First Flights (then and now)

Before my grandfather was born, a barnstormer puttered to a halt on the family farm in small town New Jersey. The plane was a military surplus Jenny, bought for around $50 then and now a prized museum piece.  The pilot was selling rides for $5 a person but my great grandmother decided that was too much. However, her father said that she should go because she might not get another opportunity, and paid for her first flight.

Curtiss Jenny similar to the one my Great Grandmother took her first airplane ride in.

Fast forward 15 years. My grandfather is young and wants to fly so desperately that he builds a glider out of some wood covered in bed-sheets. The result was a concussion, but as they say “A landing that you walk away from is a successful landing”, so technically that was his first experience taking to the skies and it was “successful”.  When he wasn’t finding affordable ways to fly, he would ride his bike eight miles down the road to the nearest airport whenever he saw a plane fly overhead.  Eventually he got his first ever airplane ride in a Kreider-Reisner biplane, and the flying bug was stuck in him for good.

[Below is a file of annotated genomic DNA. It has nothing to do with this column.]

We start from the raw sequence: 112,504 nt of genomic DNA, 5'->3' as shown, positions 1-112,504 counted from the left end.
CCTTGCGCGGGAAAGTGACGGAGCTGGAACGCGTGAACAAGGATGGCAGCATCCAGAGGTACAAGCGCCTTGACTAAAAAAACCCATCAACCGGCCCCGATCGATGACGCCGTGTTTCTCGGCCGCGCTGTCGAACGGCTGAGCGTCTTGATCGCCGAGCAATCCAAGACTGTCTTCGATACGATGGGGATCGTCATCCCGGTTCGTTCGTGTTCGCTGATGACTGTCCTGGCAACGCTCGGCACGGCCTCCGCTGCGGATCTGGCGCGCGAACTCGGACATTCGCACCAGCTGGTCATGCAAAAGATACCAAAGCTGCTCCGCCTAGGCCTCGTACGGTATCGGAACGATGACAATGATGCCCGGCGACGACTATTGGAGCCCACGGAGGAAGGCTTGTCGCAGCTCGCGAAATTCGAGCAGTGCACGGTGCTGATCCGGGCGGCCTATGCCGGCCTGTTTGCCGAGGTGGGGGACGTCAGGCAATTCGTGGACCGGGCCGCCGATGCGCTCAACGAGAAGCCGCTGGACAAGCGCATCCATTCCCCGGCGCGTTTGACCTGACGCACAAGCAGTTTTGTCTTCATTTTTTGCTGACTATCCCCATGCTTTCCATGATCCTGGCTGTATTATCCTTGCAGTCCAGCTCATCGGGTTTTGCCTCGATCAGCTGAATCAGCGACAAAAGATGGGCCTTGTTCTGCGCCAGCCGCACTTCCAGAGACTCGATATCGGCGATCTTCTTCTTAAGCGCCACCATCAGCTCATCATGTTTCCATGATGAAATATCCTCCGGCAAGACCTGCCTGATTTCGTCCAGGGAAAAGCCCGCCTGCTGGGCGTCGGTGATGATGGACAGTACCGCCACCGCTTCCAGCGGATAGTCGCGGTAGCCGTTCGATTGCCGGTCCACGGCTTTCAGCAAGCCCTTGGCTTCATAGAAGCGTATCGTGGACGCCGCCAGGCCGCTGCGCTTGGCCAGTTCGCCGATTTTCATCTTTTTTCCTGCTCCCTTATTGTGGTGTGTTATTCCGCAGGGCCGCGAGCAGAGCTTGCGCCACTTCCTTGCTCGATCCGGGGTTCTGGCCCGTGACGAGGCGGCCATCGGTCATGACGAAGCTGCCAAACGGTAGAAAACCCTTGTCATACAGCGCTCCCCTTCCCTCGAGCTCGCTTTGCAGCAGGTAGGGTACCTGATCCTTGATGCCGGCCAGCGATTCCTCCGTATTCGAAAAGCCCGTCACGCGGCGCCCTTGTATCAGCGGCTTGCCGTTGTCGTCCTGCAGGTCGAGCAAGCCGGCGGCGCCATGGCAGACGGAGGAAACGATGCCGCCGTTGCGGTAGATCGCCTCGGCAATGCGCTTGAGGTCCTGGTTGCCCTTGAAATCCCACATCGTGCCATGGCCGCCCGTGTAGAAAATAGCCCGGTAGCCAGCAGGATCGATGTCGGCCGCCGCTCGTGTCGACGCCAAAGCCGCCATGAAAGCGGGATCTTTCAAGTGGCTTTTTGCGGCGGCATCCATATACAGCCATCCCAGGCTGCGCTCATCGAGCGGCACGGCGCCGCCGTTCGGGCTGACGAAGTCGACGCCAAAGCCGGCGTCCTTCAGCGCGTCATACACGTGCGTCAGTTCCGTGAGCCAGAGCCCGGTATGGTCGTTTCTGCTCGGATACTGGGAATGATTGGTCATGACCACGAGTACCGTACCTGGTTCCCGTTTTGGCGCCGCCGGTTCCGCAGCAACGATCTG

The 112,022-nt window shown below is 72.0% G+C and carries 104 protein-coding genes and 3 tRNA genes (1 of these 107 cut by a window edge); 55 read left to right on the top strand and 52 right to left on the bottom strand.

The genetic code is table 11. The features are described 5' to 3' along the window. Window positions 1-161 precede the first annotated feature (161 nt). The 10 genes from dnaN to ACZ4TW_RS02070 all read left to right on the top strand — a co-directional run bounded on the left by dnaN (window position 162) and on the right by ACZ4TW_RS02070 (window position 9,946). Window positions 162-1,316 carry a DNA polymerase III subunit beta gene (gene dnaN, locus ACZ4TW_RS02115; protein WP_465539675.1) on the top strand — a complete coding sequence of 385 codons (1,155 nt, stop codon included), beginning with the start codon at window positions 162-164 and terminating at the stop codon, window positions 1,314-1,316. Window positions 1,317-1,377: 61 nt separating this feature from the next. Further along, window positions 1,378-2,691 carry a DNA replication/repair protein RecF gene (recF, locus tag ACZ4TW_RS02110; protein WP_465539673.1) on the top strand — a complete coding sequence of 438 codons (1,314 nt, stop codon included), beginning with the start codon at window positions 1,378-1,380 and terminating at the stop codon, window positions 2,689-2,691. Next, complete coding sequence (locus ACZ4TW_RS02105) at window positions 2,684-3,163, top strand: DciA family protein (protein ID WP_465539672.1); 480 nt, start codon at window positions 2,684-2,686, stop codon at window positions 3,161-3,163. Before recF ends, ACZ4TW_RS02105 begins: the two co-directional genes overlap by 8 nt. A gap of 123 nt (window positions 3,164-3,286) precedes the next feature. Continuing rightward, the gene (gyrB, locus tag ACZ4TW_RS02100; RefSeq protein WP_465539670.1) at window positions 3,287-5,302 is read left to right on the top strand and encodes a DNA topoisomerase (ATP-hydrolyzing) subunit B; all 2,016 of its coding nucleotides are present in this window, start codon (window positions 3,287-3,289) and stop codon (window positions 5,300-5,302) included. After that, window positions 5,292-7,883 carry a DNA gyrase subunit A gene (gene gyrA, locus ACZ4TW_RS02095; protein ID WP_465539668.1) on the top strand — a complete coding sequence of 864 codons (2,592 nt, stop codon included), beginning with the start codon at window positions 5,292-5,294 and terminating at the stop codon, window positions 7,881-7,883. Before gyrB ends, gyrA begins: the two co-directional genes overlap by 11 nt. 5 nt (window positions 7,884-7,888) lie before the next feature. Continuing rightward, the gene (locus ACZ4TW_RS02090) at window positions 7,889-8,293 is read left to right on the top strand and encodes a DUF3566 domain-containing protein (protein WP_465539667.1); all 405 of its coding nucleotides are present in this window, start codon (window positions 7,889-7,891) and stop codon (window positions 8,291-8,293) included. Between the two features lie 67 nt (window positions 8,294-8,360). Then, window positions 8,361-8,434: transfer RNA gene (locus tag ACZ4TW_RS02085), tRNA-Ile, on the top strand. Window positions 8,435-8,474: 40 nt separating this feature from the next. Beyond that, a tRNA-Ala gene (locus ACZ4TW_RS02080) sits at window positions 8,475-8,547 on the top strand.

Fairchild KR-34.jpg
A Kreider-Reisner biplane similar to the one my grandfather took his first flight in

Just recently I had the privilege of taking my girlfriends younger brother up for his first flight ever at Capital City Airport in Frankfort, Ky.  I heard how excited he was about going up so naturally I got excited and tried to think up of ways I could make the experience the most fun he has ever had.  The reality was not quite what I was expecting, or rather, what he was expecting.

This picture pretty much says it all. A super excited me next to a terrified kid.

The first thing he said when he beheld the little baby Stinson was “It’s too small” and the second thing he said was “I don’t want to do this”.  I thought he might have just had the jitters because it was something unknown to him and he needed reassurance that it was just like flying in a big airplane only more fun.  However, as soon as we broke ground and took to the skies like a ferocious bird of prey he asked me “how long do we have to fly”?  I suddenly understood that at that moment he believed that I was making him ride with me against his will and it made me feel terrible.  I just wanted him to enjoy it as much as I do, but the simple fact of the matter is that some people love it, some people hate it, and some people simply tolerate it, and you definitely cannot force anyone to fall in love with it.


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